Nothing comes without a trade-off. In the case of running the Pack Line, a team is conceding that first pass. Denying this pass creates an opportunity for a turnover, which Pack Line teams do not pursue. Denying this pass also can force the offensive player to move away from the basket to open up passing lanes, disrupting the spacing of the offense. And of course, it puts a premium on closing out when the ball is passed to a dangerous shooter. Pack Line teams stress these close outs; one of the easiest ways to recognize a Pack Line defense is to watch the way that defenders close out. Close outs always occur with the defender holding his hands high above his head, to contest jump shots.
What if a defense doesn't want to be so passive? At the other extreme of man-to-man defense is the ball denial approach taken by teams like Duke and West Virginia. This style of defense is meant to disrupt the offense, whereas the Pack Line is meant to stifle it. If the Pack Line approach is most closely associated with Dick Bennett, the father of the modern ball denial defense is probably Bobby Knight. And Knight's most famous pupil, Mike Krzyzewski, has taken this approach to defense to new heights, in part by recruiting the fastest perimeter defenders that he can find, as well as by extending the defense further away from the basket.
The photo below, taken from a game between Duke and Maryland, illustrates some significant differences between this style of play, and the Pack Line. In this case, Maryland has the ball, which is in the hands of the offensive player in the upper left corner of the image. Maryland has things spaced similarly to the image above, although the players are spread a few feet farther from the basket. The type of pressure Duke applies tends to move the offense a bit further out, so this is quite a common situation. Just like in the image above, the offense is preparing for a ball screen.
Let's start with the man guarding the ball. Notice which way he is facing. His toes are pointed towards the sideline, and his back is perpendicular to the baseline. He is turned exactly 90 degrees from the way in which the on ball defender stands in the Virginia defense. This has a very specific effect; it forces the offensive player towards the baseline, and prevents him from dribbling into the middle of the floor. Recall in the Pack Line, this situation is exactly what you are trying to prevent. Because of the sagging defender, the help in the Pack Line comes most easily in the middle of the floor. In the pressure defense of Duke, the help will come along the baseline, from a player on the other side of the court.
With the ball being forced away from the middle, the defender guarding the perimeter player one pass away from the ball denies this pass. This has several benefits. First, it creates turnovers. This particularly happens when the ball is forced towards the baseline, and the dribbler is cut off by help defenders. In these situations, there are often dangerous passes that can be turned into steals. But in most possessions, the ball isn't stolen. In these cases, this denying defense still has some advantages. It tends to push the offense farther away from the basket than it would normally like to operate, disrupting its spacing and rhythm. Additionally, this type of defense helps with limiting three point attempts. Duke excels at preventing opponents from attempting the three, and this style of defense is a big part of the reason why. With pressure on players away from the ball, there is less need to close out after a perimeter pass.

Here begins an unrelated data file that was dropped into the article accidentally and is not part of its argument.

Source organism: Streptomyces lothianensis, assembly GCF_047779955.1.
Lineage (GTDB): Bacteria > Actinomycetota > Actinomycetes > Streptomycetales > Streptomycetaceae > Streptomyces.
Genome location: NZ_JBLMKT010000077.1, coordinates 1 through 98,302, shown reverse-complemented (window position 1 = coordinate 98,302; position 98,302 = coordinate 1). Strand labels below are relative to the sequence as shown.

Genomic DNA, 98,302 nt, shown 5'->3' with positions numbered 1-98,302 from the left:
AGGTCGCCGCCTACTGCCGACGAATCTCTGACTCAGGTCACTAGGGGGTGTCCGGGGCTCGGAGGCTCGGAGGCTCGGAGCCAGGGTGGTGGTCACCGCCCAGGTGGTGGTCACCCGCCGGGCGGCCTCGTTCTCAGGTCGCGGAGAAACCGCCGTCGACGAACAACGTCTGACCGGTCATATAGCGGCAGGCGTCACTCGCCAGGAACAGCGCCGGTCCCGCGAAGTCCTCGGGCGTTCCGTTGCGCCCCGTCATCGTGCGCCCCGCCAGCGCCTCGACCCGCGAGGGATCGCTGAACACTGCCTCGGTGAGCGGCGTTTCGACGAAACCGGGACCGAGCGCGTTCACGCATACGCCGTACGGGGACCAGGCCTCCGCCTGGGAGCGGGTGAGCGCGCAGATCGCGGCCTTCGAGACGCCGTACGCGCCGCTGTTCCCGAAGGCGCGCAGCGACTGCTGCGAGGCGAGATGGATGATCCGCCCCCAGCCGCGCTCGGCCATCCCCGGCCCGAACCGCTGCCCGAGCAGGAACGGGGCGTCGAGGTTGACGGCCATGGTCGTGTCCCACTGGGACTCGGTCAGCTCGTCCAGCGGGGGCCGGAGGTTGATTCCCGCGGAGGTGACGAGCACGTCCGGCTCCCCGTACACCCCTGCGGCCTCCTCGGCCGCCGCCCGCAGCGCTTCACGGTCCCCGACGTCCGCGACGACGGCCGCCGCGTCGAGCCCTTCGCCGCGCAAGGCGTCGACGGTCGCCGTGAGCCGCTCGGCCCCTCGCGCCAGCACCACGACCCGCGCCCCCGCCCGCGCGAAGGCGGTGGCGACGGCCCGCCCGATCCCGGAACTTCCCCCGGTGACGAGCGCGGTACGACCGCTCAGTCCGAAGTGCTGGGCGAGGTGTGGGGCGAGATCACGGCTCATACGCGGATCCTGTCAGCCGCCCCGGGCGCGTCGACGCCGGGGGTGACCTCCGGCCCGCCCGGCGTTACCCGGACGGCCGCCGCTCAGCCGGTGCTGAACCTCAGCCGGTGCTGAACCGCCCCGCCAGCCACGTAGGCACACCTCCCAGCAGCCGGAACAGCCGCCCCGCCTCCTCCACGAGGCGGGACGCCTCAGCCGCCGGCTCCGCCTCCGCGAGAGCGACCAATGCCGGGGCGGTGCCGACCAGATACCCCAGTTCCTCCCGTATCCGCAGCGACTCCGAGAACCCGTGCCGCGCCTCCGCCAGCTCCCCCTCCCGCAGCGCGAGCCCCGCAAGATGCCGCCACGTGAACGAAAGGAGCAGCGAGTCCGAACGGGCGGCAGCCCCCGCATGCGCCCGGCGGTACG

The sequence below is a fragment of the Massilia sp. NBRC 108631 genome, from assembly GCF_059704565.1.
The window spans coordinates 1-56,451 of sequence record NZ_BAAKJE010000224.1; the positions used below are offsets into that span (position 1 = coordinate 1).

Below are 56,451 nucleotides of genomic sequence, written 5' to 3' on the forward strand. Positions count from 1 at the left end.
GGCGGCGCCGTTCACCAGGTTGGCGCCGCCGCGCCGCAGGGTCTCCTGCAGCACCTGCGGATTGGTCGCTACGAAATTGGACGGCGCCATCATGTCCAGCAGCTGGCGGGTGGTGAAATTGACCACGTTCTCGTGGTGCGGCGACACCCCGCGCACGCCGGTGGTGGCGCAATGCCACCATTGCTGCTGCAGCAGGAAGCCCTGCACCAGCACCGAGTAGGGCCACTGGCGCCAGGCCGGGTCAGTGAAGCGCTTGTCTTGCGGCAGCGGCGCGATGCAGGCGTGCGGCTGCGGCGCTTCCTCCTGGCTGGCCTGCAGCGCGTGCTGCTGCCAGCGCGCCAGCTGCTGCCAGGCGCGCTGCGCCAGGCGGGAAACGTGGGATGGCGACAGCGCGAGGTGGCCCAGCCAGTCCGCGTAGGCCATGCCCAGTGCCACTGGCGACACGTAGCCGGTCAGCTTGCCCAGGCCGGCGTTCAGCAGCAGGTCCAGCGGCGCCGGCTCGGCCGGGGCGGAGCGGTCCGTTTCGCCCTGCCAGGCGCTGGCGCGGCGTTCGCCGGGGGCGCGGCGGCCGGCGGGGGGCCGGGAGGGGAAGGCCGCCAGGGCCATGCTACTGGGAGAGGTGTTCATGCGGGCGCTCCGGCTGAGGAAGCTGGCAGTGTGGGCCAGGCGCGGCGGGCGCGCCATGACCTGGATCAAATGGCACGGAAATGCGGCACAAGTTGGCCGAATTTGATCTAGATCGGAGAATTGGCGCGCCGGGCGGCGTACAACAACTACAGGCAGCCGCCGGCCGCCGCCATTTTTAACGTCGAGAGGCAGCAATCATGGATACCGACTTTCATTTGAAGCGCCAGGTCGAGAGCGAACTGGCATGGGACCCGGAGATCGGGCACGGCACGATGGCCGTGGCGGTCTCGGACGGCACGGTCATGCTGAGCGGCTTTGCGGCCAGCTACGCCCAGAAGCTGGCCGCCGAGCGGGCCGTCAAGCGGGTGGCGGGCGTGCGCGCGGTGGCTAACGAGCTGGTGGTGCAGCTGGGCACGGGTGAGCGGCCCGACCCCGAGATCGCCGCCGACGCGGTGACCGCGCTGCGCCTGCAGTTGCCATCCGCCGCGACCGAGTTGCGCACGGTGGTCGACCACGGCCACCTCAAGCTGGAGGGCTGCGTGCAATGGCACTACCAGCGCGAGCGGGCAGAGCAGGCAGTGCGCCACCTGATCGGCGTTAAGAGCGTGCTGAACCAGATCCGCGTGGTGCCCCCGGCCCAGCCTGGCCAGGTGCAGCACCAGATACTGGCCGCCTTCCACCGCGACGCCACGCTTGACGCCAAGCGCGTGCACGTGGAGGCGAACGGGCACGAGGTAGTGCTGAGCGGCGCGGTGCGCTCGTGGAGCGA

The downside of this type of defense is that it puts a premium on having very good on-ball defenders. Duke's defense struggled last year, as the level of on-ball defense was well below its typical standard. There is still help in this defense, but the help is further away, and by the time helping defenders rotate over, the attacking player can get deep penetration. With rotations often coming from big men, it makes it harder for these players to box out on rebounds. Duke, for all of their talent, is in most years just average at defensive rebounding. Pack Line teams, like the ones coached by Bennett, the Xavier teams, or Brad Stevens' Butler teams, are usually among the best defensive rebounding teams in the country -- in part because the defense limits penetration and relies less on help from the big men, leaving players in better position to rebound.
Many teams fall in between these two extremes. Texas coach Rick Barnes doesn't make coaching DVDs, so we only can infer his approach to defense by watching. Barnes' adaptability is one of his strengths as a coach -- he is not a "system" coach. In some years, when loaded up with incredibly gifted perimeter defenders like Avery Bradley and Dogus Balbay, Barnes has gone to a full ball denial approach, as described by this X's & O's of Basketball post. Not doing so would have defeated the whole purpose of having a player like Bradley, who laughs at your attempts to screen him.
From what I can tell, in most years Barnes has not played a full out ball denial defense. The photo below shows an early defensive possession of the young Longhorns from last season, in their first game against Boston University. This photo was captured shortly after Texas had recovered from a ball screen set by Boston, so it is hard to get a clear read on the intention of the on-ball defender, as he is still in recovery mode. If you watch the video of the entire possession, you will see that at the very start of the possession that the on-ball defender was forcing the ball handler slightly to the baseline, but was mostly defending straight up.
The most interesting thing about the photo below is the location of the defender one pass away from the ball. Note where he is. He is not in full on ball denial mode, like Duke. He is also not 17 feet from the basket, like Virginia. He is sort of in the middle. This provides a compromise between the two defensive styles. If the offense throws a sloppy pass, this defender is in position to take it away. Otherwise, he is capable of both providing help on a driving defender, but is also in good position to prevent a three point shot, and is forcing the offense to set up further away from the basket.
There is no right answer. All of these approaches work. Championship teams have pressured the ball. Other champions have played back, allowing the pass on the perimeter.
Now it is time for a test. The image below is taken from the Final Four match-up last season between Kentucky and Louisville. Louisville has the ball. The man with the ball is #3, Peyton Siva, in the lower right hand corner of the screen. Take a look at the alignment of the defense. What do you see? What sort of strengths and weaknesses does this defense create? Is it suited to the team playing it? You can post your answer in the comments section below.